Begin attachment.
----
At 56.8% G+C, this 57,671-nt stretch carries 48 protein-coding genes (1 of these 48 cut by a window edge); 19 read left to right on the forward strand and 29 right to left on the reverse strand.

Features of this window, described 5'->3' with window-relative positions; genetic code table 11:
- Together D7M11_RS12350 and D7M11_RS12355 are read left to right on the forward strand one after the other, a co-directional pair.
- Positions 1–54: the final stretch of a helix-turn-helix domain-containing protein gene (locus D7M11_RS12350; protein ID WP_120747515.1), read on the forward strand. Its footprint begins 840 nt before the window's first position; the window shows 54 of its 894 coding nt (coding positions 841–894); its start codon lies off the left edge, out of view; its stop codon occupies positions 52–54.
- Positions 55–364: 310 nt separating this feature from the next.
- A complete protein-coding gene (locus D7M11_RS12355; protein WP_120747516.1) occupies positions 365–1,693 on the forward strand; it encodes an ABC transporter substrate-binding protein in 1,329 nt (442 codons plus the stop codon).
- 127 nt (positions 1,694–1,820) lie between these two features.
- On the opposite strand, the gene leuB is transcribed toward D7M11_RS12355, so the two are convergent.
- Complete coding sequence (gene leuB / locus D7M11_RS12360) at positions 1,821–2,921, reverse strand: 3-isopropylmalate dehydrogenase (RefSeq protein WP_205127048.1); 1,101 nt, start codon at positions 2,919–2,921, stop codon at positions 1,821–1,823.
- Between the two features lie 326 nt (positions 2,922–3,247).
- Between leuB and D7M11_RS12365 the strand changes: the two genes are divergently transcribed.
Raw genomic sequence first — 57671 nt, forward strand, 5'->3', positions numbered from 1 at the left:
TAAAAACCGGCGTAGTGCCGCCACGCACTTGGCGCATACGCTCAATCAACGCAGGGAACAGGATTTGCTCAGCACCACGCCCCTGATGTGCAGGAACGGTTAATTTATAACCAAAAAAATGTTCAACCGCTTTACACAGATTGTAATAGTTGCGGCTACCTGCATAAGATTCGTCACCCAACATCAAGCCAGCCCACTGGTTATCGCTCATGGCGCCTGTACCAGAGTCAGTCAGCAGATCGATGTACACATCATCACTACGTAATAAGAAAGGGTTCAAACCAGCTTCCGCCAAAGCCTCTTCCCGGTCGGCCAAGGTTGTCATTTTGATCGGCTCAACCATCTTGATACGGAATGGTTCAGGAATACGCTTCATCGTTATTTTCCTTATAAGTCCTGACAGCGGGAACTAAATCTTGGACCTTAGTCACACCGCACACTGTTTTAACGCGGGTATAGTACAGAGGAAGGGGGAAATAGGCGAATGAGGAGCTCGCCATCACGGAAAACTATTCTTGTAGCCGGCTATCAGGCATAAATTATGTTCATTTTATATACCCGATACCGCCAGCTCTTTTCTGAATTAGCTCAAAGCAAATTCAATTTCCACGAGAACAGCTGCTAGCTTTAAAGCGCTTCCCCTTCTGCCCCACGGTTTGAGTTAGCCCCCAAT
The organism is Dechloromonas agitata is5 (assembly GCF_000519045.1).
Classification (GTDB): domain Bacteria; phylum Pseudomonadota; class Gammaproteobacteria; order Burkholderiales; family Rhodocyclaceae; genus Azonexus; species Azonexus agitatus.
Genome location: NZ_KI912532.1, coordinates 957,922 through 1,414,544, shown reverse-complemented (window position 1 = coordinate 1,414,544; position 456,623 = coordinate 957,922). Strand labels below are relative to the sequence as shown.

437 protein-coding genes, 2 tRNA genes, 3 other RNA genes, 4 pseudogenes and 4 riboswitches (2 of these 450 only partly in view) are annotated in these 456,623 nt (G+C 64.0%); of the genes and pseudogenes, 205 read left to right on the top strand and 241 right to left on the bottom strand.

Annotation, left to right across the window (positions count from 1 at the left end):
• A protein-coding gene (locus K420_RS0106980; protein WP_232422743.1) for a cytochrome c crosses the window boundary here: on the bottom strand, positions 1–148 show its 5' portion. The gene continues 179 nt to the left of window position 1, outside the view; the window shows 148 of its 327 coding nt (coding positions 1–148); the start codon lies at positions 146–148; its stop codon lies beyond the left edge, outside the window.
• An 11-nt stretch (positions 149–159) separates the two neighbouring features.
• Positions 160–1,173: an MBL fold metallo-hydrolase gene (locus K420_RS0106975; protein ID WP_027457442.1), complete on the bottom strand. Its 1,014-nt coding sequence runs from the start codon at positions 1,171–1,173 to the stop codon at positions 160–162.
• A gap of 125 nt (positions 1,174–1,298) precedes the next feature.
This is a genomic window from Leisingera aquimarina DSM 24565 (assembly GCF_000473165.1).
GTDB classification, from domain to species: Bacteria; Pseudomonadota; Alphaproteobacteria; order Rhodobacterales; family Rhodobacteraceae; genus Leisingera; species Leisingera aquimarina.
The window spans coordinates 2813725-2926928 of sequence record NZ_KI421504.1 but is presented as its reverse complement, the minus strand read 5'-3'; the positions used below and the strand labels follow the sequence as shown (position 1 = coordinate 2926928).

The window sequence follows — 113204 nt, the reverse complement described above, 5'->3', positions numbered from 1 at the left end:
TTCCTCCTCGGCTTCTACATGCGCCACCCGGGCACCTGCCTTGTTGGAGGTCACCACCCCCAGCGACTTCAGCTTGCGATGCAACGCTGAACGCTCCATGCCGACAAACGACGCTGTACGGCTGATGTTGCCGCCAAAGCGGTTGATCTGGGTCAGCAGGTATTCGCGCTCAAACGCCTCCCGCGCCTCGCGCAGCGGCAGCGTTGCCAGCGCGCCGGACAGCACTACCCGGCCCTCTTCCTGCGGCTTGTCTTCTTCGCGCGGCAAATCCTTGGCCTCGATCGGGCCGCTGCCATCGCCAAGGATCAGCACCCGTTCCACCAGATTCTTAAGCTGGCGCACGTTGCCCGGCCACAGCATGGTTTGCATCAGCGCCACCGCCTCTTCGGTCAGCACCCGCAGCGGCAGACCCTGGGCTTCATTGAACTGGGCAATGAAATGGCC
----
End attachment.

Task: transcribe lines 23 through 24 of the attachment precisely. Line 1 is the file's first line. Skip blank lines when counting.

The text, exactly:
This is a genomic window from Leisingera aquimarina DSM 24565 (assembly GCF_000473165.1).
GTDB classification, from domain to species: Bacteria; Pseudomonadota; Alphaproteobacteria; order Rhodobacterales; family Rhodobacteraceae; genus Leisingera; species Leisingera aquimarina.